The global recession in the last few decades has had a significant impact on the way industries operate. The recession has forced industries in the manufacturing sector to undergo a fourth industrial revolution, commonly referred to as Industry 4.0.
The transformation of the manufacturing industry is mainly dependent on Information Technology. Information Technology (IT) is driving the automation process. The task that has typically required several people to handle can easily be monitored and controlled from a computer screen and, in some cases, from mobile devices.
This industrial revolution is mainly in a bid to cut labor costs that keep on surging. The answer to the labor intricacy is solved by integrating automated systems and Information Technology (IT) solutions in manufacturing industries.
How has technology improved manufacturing process?
For many manufacturers, automation is the key to efficiency and eventual cost-cutting. Automation is not the only factor, but others like robotics also perform above expectations and at the lowest cost in the long run.
Automation encompasses three main components, i.e., machines, their computer-controlled programs, and the operators (humans). These three components are the basic foundation of the internet of things (IoT) that controls connected devices from a central point.
Automation in manufacturing has major significance inside the factory floor or the plant. Here, automation involves mechanizing process steps so that the required product is made with minimum involvement of humans.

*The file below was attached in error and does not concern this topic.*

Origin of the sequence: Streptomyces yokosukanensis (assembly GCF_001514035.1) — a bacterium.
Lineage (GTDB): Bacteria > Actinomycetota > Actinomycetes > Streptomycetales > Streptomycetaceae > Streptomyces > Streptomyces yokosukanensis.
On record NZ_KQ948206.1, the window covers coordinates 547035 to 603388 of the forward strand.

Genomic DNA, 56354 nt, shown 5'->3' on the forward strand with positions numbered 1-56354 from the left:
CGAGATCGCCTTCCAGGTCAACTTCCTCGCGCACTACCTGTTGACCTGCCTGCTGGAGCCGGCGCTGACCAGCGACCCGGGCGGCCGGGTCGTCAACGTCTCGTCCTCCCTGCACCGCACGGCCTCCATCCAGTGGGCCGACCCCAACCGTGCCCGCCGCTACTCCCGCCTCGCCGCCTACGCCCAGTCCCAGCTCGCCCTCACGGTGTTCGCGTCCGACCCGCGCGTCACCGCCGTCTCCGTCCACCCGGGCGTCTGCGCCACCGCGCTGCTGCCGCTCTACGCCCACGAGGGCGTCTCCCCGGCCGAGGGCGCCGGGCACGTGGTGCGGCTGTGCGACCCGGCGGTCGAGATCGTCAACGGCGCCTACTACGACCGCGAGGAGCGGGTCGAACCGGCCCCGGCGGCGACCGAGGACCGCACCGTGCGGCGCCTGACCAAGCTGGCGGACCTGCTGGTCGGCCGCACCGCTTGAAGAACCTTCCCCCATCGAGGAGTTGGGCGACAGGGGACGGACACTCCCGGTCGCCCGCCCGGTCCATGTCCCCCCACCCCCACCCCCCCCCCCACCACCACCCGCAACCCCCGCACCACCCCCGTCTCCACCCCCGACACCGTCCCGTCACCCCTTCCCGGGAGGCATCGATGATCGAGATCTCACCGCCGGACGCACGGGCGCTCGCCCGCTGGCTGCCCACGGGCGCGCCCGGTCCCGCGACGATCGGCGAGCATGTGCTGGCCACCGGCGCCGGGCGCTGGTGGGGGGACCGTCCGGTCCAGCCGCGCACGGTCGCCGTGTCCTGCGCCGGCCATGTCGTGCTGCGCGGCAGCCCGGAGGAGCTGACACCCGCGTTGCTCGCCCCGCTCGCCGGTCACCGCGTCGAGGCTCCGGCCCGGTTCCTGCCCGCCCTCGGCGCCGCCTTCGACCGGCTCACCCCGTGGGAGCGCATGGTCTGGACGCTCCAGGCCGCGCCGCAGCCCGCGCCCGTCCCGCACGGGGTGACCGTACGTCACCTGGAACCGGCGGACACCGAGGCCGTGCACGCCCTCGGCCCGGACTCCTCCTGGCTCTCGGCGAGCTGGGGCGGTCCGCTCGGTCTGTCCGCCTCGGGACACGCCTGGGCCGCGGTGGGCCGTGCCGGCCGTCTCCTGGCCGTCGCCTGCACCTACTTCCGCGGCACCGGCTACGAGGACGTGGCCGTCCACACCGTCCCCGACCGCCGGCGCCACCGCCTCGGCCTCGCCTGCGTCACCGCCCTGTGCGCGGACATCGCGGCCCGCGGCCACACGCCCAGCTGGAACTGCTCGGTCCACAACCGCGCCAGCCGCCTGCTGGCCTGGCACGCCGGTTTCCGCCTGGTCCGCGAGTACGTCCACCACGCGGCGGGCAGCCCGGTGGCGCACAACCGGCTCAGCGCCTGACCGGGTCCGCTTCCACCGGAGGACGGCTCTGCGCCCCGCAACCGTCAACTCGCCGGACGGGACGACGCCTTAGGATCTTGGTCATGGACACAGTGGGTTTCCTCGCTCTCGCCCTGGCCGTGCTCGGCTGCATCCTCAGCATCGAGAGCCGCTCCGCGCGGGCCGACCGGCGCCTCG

Which Processes in Manufacturing Can Be Automated Using IT?
Processes that are commonly automated include welding, packaging, painting, and food preparation. These tasks require data collection, analysis, and interpretation, which are efficiently handled by the computer. Control systems collect and relay data to the computers from where processing takes place. For each problem in manufacturing, there is an IT solution.
Based on the end product and the steps to be followed, automation exists of several types and on various levels. The available or the needed machines and resources play a vital role in the type of automation to be implemented.
Let us look at common types of automation and their applications.
Types of Automation
This is where a simple application is utilized alongside pre-programmed instructions. Such an assembly is relatively fixed and cannot adjust to modifications in product design. To make the best out of this type of automation, the purpose must be a single one.
Where it is used
Pros & Cons of Fixed Automation
Just as the name suggests, programmable automation allows continuous changes in the product. For that reason, this automation is best practiced by manufacturers producing goods in lots or batches. The system constitutes a physical system and a program. Making something new requires a program written for that product. Manufacturers change programs only or variables, but the system remains the same.